The Sisters of Perpetual Indulgence were founded in 1979. Also called the Order of Perpetual Indulgence, they are "radical genderfuck" artists, activists and self-described 21st century nuns for the queer (that is, lesbian, gay, bisexual, transgender, intersex, etc.) communities. Highly visible gay icons and social activists, they use their visibility to advance a host of human rights and liberal issues within the LGBT communities and in society generally.
The Sisters are a global network of autonomous Orders or Houses, with the San Francisco Motherhouse being the largest biggest and most active fundraiser. They have members in at least 13 US states and 8 countries on 5 continents; they use the Internet to communicate. Most Orders are based in cities with large gay communities and so they are highly responsive to issues in the LGBT communities they serve.
The organisation now has more than 800 members worldwide. Originally, the organisation included only gay male nuns, but now accepts all genders and orientations including intersex, lesbian, heterosexual, bisexual and transgender people.
The Order is mostly set up as non-profit charity organisations within their countries, raising money for AIDS, other LGBT-related charities and mainstream community service organisations, helping lead the campaign for safer sex and harm reduction, performing modern ritual and educating on various issues and against hate crimes.
The Sisters have been considered controversial by various members both within and outside the LGBT and queer communities but have received the harshest criticism for obvious parodies of Catholic icons and policies.
However, the San Francisco Sisters of Perpetual Indulgence alone have raised well over $1,000,000, distributing it to non-profit organisations that serve not only the ‘queer and sex positive communities’ but also mainstream organisations that don't discriminate in their charity work, such as the Red Cross Disaster Relief Fund.
Their mission statement says:
The Sisters devote ourselves to community service, ministry and outreach to those on the edges, and to promoting human rights, respect for diversity and spiritual enlightenment. The Sisters believe all people have a right to express their unique joy and beauty and use humor and irreverent wit to expose the forces of bigotry, complacency and guilt that chain the human spirit.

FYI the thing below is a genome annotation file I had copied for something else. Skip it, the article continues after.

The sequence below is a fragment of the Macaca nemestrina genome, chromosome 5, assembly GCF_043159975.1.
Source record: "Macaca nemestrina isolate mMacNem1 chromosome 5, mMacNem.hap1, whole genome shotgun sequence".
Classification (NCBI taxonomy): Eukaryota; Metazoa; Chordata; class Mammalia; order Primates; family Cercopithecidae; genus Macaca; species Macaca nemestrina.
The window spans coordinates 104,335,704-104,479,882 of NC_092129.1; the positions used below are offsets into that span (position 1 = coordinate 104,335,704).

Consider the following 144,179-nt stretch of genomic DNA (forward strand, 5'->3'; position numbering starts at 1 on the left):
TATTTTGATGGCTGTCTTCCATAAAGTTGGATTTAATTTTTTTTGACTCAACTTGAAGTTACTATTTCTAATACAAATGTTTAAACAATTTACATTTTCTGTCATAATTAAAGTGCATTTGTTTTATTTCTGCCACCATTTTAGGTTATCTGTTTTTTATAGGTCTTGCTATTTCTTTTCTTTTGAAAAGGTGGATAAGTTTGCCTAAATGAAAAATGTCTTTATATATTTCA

The Sisters take vows to promulgate universal joy and expiate stigmatic guilt, while serving their respective communities.
In 1982, Sister Florence Nightmare and Sister Roz Erection (both registered nurses), joined with a team of Sisters and medical professionals to create Play Fair, the first safer sex pamphlet to use plain language, practical advice and humour. The pamphlet preceded the AIDS pandemic and coined the phrase "safe sex". They revised it for their 20th Anniversary and it is still one of the few sex-positive, harm-reduction pamphlets available in the US. The Sisters worldwide continue to raise awareness of sexual health, healthy sexuality and many Orders regularly pass out condoms and participate in events to educate on sexual health issues.
Sister Florence Nightmare (aka Bobbi Campbell) became the first "face of AIDS", appearing on the cover of Newsweek (8th August 1983) with his lover. It was believed that humanising the people behind the disease would lead to more compassion, not only from religious and homophobic people who were then demonising gay people but also from the gay community that was at ground-zero of the impending global AIDS pandemic. Bobbi wrote of his experiences living with AIDS in a weekly column that touched people personally and in 1983, together with Dan Turner founded the People With AIDS Self-Empowerment Movement or PWA Movement.